A retired Navy SEAL who lost his right eye in combat is waging a battle for the U.S. House seat of retiring Republican Rep. Ted Poe of Texas.
While serving during his third combat tour in June 2012, Dan Crenshaw encountered an improvised explosive device in Afghanistan’s deadly Helmand province that blew out his right eye and severely damaged his left.
Although doctors said that Crenshaw would never see again, after undergoing several surgeries and receiving specialized contact lenses, he regained sight in his left eye. Crenshaw was also fitted with a glass eye, over which he wears his signature eye patch. Four months later, he returned to the shooting range in Mississippi, where he trained to rejoin his teammates.
Prior to taking a medical retirement in 2016, Crenshaw served combat tours in Iraq and Afghanistan, and held leadership posts in Bahrain and South Korea, The Washington Free Beacon reported.
Regarding his decision to run for Congress, Crenshaw said, “What makes me get up in the morning is knowing I’m doing something for the country, and I was not ready to quit that. I think this is why I’m driven to Congress now, because it’s another path I can take to make a positive impact on people’s lives and serve in a way that is meaningful and push for values that I believe in.”
Crenshaw is among nine candidates competing in Texas’s March 9 Republican primary to succeed Poe, who represents the state’s 2nd congressional district. Three military veterans are vying for the seat, including Crenshaw, retired Army 2nd Lt. Jonny Havens, who deployed twice to Iraq, and Jon Spiers, who served as a surgeon in the Army Reserves.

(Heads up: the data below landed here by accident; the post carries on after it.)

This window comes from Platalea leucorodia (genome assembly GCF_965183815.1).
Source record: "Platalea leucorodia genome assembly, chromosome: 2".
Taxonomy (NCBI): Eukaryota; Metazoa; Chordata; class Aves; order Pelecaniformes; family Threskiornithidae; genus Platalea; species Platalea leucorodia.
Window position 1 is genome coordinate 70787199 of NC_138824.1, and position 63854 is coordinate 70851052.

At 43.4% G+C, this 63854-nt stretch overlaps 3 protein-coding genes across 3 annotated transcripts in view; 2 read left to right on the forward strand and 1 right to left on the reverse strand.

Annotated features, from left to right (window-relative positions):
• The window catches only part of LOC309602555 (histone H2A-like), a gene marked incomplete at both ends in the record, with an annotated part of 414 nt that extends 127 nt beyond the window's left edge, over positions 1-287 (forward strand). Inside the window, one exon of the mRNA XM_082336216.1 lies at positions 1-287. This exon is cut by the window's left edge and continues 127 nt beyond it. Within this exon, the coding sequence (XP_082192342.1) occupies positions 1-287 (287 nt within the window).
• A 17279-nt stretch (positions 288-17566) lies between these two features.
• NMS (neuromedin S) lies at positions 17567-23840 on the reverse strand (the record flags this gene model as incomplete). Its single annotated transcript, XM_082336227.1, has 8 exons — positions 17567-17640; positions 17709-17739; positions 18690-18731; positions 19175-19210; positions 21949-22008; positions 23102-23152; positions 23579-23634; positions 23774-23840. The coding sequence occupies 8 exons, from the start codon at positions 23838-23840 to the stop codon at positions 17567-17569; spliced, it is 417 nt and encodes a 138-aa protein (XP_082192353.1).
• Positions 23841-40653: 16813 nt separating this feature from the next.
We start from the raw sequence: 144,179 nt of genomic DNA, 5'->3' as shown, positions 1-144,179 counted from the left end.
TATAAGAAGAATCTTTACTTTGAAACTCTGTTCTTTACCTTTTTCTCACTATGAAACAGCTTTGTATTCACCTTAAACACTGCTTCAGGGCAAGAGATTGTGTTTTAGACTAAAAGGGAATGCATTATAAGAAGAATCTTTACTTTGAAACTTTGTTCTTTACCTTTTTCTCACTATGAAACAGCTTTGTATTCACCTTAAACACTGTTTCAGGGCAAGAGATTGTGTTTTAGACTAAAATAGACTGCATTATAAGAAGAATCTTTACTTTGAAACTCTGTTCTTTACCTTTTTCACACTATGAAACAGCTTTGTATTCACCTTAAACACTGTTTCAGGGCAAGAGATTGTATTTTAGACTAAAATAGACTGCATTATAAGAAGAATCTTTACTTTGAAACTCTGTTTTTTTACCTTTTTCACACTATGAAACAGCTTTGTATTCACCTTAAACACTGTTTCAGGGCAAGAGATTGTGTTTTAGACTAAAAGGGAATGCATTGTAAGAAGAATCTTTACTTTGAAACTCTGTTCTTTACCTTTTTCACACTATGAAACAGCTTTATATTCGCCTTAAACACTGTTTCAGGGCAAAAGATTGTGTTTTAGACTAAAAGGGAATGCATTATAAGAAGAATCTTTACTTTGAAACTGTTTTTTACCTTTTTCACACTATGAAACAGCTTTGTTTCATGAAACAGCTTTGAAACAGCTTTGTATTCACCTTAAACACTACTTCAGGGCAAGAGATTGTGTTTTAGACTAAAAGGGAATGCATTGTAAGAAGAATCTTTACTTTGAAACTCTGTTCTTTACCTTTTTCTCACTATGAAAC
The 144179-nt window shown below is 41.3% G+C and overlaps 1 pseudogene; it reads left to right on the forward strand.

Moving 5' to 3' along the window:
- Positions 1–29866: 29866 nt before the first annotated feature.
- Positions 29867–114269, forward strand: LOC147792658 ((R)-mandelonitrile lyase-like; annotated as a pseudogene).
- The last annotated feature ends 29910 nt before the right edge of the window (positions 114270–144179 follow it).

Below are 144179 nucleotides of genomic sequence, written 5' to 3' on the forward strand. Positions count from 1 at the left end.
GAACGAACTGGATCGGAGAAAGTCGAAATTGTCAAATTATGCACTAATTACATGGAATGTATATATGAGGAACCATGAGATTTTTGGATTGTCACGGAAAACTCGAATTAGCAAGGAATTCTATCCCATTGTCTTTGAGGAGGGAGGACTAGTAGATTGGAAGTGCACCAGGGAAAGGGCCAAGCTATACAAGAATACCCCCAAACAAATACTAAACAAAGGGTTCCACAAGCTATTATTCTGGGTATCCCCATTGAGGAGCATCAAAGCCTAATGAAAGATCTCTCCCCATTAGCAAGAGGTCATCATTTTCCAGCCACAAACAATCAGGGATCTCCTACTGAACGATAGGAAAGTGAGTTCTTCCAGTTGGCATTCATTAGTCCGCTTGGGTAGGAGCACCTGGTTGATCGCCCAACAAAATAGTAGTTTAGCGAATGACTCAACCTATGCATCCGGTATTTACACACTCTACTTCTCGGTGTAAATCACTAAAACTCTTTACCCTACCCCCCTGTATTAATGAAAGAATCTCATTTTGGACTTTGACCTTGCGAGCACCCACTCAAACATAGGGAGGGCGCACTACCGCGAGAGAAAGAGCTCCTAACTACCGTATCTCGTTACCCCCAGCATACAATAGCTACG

Crenshaw believes that he stands apart from his competitors as a result of his recent deployments to the Middle East and South Korea, which allow him unique insight into pressing national security challenges such as the proliferation of nuclear weapons by Iran and North Korea, and the ongoing threat of Islamic terrorism.
North Korea is the most critical threat to the United States, according to Crenshaw, who praised President Donald Trump’s strong-arm approach to Kim Jong Un’s regime.
“We have to jolt the system a little bit,” Crenshaw said. “As crazy as the rhetoric sounds to a lot of people, [Trump] has to provide that credible threat in order to bring the Chinese onboard to pressure North Korea and really make some changes with the regime’s behavior.”
Crenshaw, who holds a master’s degree in public administration from Harvard’s Kennedy School of Government, said that Americans need protection from foreign threats, high taxes, overregulation, and government infringement on freedoms such as the right to bear arms.
“The swamp needs credibility,” he said. “Our vision should be one of optimism, one of limited government, where we first ask what we can do for our community and our country and not the other way around. That’s the true essence of conservatism.”
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